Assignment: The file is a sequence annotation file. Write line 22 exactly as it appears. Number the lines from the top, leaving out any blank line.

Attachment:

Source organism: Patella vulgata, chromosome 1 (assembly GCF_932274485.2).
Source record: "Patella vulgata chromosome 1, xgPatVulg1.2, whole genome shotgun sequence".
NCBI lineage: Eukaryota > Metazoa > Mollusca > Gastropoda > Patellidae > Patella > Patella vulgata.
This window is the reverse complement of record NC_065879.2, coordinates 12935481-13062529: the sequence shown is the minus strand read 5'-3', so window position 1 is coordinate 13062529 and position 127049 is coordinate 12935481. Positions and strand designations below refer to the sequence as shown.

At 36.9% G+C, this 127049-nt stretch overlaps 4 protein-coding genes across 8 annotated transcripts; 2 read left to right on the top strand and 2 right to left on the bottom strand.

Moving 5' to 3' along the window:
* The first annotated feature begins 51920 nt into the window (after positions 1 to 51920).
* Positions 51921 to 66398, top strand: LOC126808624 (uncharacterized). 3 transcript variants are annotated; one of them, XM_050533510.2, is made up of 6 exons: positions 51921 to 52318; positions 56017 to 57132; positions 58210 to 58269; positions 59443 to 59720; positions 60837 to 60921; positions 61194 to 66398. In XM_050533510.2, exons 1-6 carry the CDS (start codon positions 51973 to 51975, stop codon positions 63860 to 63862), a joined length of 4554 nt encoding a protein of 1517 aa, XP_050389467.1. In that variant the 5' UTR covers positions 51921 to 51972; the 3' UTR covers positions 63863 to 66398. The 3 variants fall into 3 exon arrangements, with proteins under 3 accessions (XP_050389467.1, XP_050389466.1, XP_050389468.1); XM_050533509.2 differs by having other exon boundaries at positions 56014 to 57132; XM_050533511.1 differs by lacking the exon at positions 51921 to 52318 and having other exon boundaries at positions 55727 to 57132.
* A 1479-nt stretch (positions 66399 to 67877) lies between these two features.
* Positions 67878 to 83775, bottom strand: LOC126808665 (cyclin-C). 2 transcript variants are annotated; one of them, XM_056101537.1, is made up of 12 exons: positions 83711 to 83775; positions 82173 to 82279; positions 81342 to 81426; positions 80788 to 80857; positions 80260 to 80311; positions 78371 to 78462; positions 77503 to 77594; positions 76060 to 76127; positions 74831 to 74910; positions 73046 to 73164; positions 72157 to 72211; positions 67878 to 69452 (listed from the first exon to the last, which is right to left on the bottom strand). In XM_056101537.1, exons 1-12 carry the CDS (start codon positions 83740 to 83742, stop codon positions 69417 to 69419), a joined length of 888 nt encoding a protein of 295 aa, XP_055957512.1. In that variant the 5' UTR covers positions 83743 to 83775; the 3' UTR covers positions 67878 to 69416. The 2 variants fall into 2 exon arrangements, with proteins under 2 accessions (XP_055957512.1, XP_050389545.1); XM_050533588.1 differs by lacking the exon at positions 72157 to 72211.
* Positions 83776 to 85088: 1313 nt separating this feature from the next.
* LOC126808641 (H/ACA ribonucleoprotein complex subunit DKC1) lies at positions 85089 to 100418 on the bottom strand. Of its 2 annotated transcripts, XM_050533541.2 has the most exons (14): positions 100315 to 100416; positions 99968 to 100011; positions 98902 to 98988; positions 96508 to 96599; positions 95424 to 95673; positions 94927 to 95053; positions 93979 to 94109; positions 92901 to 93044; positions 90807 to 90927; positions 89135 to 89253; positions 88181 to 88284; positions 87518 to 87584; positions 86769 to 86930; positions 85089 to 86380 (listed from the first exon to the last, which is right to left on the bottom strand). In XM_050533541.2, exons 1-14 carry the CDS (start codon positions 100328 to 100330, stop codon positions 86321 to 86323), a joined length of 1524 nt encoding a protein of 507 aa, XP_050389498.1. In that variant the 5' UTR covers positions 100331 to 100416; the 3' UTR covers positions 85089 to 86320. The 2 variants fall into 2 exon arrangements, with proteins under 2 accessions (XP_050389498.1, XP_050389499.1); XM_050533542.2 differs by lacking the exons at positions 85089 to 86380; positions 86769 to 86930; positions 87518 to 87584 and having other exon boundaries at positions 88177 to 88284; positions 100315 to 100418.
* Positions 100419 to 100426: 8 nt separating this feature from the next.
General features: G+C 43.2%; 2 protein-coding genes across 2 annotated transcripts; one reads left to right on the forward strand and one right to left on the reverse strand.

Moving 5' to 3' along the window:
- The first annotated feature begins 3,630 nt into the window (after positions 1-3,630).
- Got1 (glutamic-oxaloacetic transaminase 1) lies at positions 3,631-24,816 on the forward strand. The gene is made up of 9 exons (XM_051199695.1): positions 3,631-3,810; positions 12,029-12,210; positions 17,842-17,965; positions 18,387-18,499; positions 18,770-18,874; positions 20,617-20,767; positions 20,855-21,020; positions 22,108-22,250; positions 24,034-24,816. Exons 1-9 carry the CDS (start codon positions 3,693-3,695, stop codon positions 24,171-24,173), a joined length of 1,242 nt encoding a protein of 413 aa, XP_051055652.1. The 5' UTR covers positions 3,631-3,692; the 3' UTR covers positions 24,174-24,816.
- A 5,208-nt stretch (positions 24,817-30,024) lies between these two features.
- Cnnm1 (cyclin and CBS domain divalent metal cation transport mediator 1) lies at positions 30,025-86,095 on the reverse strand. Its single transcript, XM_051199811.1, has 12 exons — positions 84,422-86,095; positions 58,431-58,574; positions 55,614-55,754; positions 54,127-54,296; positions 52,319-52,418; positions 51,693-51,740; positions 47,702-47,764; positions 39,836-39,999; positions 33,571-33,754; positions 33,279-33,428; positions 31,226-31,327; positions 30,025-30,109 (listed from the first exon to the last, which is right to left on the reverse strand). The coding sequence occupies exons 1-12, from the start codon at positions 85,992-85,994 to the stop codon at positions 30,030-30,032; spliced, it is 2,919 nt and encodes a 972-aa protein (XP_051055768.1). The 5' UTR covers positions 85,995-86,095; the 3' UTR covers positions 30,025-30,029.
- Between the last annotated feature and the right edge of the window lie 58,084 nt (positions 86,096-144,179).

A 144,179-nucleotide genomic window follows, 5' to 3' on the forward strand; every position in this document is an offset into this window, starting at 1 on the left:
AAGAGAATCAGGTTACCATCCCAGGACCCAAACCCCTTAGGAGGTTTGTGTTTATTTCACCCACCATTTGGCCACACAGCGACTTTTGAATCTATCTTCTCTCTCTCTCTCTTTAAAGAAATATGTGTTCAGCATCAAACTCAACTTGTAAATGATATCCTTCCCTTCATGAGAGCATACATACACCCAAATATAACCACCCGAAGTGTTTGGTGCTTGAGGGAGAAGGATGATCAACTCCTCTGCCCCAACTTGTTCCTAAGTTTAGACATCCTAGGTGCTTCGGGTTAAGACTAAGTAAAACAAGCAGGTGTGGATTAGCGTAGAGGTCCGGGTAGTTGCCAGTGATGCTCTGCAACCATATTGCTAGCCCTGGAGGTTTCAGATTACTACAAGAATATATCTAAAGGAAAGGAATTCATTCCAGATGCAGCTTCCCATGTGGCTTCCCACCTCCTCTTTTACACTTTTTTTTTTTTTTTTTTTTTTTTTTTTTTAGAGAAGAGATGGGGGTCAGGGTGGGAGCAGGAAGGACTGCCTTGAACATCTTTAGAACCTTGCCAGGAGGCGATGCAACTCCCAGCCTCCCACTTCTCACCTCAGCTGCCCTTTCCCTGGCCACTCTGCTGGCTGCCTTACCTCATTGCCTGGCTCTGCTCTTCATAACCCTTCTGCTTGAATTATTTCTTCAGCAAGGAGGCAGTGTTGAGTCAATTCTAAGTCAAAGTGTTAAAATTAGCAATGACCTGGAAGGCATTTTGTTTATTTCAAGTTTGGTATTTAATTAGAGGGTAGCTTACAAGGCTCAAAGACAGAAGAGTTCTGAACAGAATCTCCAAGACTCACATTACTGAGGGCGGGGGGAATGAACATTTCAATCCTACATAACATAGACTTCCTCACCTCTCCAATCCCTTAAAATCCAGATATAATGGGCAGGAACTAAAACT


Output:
AAGAGAATCAGGTTACCATCCCAGGACCCAAACCCCTTAGGAGGTTTGTGTTTATTTCACCCACCATTTGGCCACACAGCGACTTTTGAATCTATCTTCTCTCTCTCTCTCTTTAAAGAAATATGTGTTCAGCATCAAACTCAACTTGTAAATGATATCCTTCCCTTCATGAGAGCATACATACACCCAAATATAACCACCCGAAGTGTTTGGTGCTTGAGGGAGAAGGATGATCAACTCCTCTGCCCCAACTTGTTCCTAAGTTTAGACATCCTAGGTGCTTCGGGTTAAGACTAAGTAAAACAAGCAGGTGTGGATTAGCGTAGAGGTCCGGGTAGTTGCCAGTGATGCTCTGCAACCATATTGCTAGCCCTGGAGGTTTCAGATTACTACAAGAATATATCTAAAGGAAAGGAATTCATTCCAGATGCAGCTTCCCATGTGGCTTCCCACCTCCTCTTTTACACTTTTTTTTTTTTTTTTTTTTTTTTTTTTTTAGAGAAGAGATGGGGGTCAGGGTGGGAGCAGGAAGGACTGCCTTGAACATCTTTAGAACCTTGCCAGGAGGCGATGCAACTCCCAGCCTCCCACTTCTCACCTCAGCTGCCCTTTCCCTGGCCACTCTGCTGGCTGCCTTACCTCATTGCCTGGCTCTGCTCTTCATAACCCTTCTGCTTGAATTATTTCTTCAGCAAGGAGGCAGTGTTGAGTCAATTCTAAGTCAAAGTGTTAAAATTAGCAATGACCTGGAAGGCATTTTGTTTATTTCAAGTTTGGTATTTAATTAGAGGGTAGCTTACAAGGCTCAAAGACAGAAGAGTTCTGAACAGAATCTCCAAGACTCACATTACTGAGGGCGGGGGGAATGAACATTTCAATCCTACATAACATAGACTTCCTCACCTCTCCAATCCCTTAAAATCCAGATATAATGGGCAGGAACTAAAACT